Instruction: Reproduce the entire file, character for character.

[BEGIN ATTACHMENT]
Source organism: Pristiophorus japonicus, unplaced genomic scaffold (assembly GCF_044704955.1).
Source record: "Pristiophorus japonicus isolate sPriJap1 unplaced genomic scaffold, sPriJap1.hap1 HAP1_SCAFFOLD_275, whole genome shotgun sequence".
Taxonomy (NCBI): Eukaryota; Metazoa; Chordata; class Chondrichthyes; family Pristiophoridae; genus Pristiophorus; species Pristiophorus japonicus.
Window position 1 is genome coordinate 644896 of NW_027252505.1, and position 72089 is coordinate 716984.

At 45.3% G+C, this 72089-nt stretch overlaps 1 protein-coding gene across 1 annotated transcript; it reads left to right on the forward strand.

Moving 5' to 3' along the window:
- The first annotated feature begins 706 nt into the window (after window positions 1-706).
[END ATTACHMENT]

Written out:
Source organism: Pristiophorus japonicus, unplaced genomic scaffold (assembly GCF_044704955.1).
Source record: "Pristiophorus japonicus isolate sPriJap1 unplaced genomic scaffold, sPriJap1.hap1 HAP1_SCAFFOLD_275, whole genome shotgun sequence".
Taxonomy (NCBI): Eukaryota; Metazoa; Chordata; class Chondrichthyes; family Pristiophoridae; genus Pristiophorus; species Pristiophorus japonicus.
Window position 1 is genome coordinate 644896 of NW_027252505.1, and position 72089 is coordinate 716984.

At 45.3% G+C, this 72089-nt stretch overlaps 1 protein-coding gene across 1 annotated transcript; it reads left to right on the forward strand.

Moving 5' to 3' along the window:
- The first annotated feature begins 706 nt into the window (after window positions 1-706).